The B.C. Ministry of Health has reported 40 new cases of novel coronavirus in the province, bringing the total number cases in B.C. to 271 people.
152 of these cases are in the Vancouver Coastal Region, 81 in Fraser Health, 22 on Vancouver Island, 12 in Interior Health and 4 in Northern Health region.
One person has died as a result of COVID-19 infection – a resident at the Lynn Valley Care Centre in North Vancouver – bringing the total coronavirus death toll to 9 in B.C.
There are now 17 people who have been hospitalized due to COVID-19, and nine of those people are in intensive care.
There continues to be 5 people in total who have fully recovered from the virus, however Dr. Bonnie Henry says most cases in which people were displaying symptoms are in stable condition, recovering at home.
In the wake of these reports, Dr. Henry reiterates the need of measures like self isolation where necessary as well as social distancing in curbing the spread of COVID-19.
“This is not optional,” said Henry at a press conference on Thursday afternoon.
“Everybody needs to take these actions now. This is what’s going to protect us in next few weeks.”
During the conference, Dr. Henry also mentioned heartwarming measures undertaken by people across B.C. where people are coming up with innovative ways to maintain connections while following directives to self isolate.
These measures include having virtual coffee dates, people dropping off food and goodies to their loved ones, businesses opening takeout options, and individuals delivering medications to those who need them.
While social distancing is repeatedly emphasized, Dr. Henry maintains that B.C. residents can still go outside.
“There are things you can do even during social distancing. You can walk your pet, go for a bike ride, play with your kids.”
“We’re calling on all of us to do what we can as a community to support everybody.”
On the subject of people spreading misinformation on COVID-19, Dr. Bonnie Henry confirms that there is no evidence, according to the WHO, that anti-inflammatory medication like Ibuprofen and Advil have any detrimental on people who have contracted coronavirus.
While Canada is looking to be a part of clinical tests to find a treatment for novel coronavirus, there is no cure or vaccination for COVID-19 at this time.
The federal government recently announced an $82 billion assistance package for Canadians and businesses struggling financially during the global pandemic.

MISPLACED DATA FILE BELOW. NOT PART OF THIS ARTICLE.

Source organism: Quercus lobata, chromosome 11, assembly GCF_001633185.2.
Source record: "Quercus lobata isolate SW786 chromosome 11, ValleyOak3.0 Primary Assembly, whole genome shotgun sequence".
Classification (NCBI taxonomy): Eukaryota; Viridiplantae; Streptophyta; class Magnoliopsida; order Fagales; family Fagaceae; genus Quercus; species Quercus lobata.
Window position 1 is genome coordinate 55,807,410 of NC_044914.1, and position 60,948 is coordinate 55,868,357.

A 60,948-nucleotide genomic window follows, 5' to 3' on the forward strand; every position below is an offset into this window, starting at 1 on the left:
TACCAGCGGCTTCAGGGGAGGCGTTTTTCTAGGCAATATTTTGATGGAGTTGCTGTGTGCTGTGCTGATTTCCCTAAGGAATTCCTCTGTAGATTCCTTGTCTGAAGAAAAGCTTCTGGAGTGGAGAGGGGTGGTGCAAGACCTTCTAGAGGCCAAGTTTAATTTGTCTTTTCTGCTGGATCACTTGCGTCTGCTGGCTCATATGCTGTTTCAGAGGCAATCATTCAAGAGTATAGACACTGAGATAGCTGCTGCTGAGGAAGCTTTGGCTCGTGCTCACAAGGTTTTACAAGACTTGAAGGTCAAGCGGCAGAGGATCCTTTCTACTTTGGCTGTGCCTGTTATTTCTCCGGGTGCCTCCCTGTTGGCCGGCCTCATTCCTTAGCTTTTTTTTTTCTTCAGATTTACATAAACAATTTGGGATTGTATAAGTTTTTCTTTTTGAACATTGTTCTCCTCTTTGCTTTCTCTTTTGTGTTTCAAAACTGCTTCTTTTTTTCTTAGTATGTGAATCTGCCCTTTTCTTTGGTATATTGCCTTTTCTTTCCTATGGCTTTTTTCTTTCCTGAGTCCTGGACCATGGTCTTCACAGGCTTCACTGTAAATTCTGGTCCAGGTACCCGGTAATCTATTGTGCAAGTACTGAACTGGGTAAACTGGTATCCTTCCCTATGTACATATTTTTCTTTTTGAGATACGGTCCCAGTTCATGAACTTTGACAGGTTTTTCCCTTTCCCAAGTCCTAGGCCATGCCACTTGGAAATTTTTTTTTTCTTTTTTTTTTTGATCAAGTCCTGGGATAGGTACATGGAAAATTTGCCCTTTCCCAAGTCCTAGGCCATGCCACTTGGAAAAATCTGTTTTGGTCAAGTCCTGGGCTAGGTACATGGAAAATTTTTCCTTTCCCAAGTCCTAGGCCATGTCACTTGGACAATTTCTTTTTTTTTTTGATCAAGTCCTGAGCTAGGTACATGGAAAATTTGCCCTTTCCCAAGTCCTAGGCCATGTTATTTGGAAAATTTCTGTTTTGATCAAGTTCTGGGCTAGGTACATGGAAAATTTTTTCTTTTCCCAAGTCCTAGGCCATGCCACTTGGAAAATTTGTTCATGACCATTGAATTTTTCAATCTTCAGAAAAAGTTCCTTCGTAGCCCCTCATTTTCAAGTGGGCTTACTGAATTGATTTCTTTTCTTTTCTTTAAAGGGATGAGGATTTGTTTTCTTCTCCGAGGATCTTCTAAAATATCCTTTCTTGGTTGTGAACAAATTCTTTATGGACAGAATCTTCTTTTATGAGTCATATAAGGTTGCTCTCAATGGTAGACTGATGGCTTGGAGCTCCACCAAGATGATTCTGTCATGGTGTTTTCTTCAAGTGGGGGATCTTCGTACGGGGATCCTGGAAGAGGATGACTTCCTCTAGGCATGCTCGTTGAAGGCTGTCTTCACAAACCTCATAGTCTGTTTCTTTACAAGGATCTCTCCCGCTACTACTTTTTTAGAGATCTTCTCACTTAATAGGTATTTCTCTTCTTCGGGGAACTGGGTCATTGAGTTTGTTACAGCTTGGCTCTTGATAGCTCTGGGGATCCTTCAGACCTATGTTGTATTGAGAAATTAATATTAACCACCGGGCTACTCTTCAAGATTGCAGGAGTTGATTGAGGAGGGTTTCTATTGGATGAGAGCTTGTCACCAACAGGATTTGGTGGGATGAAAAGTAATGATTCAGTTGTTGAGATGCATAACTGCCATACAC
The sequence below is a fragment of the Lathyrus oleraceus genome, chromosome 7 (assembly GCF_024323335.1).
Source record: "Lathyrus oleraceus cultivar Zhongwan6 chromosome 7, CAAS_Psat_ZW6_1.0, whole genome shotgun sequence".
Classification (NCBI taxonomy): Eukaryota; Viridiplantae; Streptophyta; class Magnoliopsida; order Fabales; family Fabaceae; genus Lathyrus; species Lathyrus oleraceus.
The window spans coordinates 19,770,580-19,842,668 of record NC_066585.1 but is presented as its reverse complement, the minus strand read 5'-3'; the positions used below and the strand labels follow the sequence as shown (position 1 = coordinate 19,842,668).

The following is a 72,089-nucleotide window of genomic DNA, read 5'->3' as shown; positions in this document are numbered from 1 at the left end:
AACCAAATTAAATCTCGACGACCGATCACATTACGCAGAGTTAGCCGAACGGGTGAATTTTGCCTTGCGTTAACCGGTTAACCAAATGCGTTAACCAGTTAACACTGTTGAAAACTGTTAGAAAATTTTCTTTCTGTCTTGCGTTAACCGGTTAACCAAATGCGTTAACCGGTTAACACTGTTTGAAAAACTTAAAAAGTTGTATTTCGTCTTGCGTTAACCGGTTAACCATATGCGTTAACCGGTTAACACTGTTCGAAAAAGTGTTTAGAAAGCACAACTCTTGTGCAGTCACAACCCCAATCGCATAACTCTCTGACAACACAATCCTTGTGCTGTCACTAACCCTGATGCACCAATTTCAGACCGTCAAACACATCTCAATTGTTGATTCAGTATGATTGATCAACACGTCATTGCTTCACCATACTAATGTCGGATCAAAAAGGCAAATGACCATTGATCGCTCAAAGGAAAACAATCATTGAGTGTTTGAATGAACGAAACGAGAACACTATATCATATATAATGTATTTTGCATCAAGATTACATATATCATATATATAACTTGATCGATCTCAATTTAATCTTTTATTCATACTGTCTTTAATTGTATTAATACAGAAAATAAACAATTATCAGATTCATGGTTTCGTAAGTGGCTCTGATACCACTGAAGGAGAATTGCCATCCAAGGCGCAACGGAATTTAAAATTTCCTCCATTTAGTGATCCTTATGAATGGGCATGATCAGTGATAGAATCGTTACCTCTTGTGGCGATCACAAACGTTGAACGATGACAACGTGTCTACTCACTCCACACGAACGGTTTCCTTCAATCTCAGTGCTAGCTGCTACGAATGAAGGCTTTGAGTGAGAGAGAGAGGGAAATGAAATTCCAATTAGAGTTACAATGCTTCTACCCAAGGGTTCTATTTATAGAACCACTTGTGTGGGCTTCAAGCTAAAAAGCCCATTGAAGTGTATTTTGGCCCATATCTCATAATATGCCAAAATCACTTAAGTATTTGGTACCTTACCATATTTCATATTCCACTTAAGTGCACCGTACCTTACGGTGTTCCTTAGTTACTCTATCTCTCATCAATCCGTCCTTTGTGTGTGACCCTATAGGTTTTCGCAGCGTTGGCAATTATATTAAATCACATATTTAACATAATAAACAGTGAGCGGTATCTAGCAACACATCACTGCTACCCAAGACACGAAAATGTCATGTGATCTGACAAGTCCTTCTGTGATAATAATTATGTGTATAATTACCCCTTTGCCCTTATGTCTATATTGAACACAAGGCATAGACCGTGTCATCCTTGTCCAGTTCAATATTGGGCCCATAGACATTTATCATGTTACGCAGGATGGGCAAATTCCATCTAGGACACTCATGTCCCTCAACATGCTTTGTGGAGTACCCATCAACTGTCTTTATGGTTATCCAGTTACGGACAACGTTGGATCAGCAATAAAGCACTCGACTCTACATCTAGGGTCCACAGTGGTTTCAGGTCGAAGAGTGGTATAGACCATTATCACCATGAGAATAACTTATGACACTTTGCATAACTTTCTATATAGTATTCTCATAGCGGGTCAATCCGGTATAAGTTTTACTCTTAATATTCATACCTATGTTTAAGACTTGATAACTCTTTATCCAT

Earlier this week, B.C. joined Alberta and Ontario in declaring a public health emergency in order to curb the spread of COVID-19.
On Wednesday, B.C. Minister of Public Safety and Solicitor General Mike Farnworth declared a provincial state of emergency to support the health ministry’s public health emergency.
The provincial government also announced the indefinite suspension of all in-person classes at K-12 schools in B.C.
Canada has tightened its borders and is denying entry to people who are not Canadian citizens or permanent residents in Canada.
U.S. citizens are no longer an exception to this rule, and non-essential travel between U.S. and Canada will be temporarily banned by March 21st. Moreover international flights have now been restricted to international airports in Toronto, Montreal, Vancouver, and Calgary.
The BCCDC has set up a 2019 novel coronavirus telephone information line at 1-833-784-4397 for those who have further questions about this disease.
Anyone concerned that they may have been exposed to, or are experiencing symptoms of the novel coronavirus, should contact their primary care provider, local public health office, or call 8-1-1.
The Province has also created the 1-888-COVID-19 line to connect British Columbians needing non-medical information about the coronavirus pandemic.
As of the time of publication, the total number of COVID-19 patients worldwide has risen to 244,097.
Over 10,000 people have died from the illness and 86,714 have made a full recovery.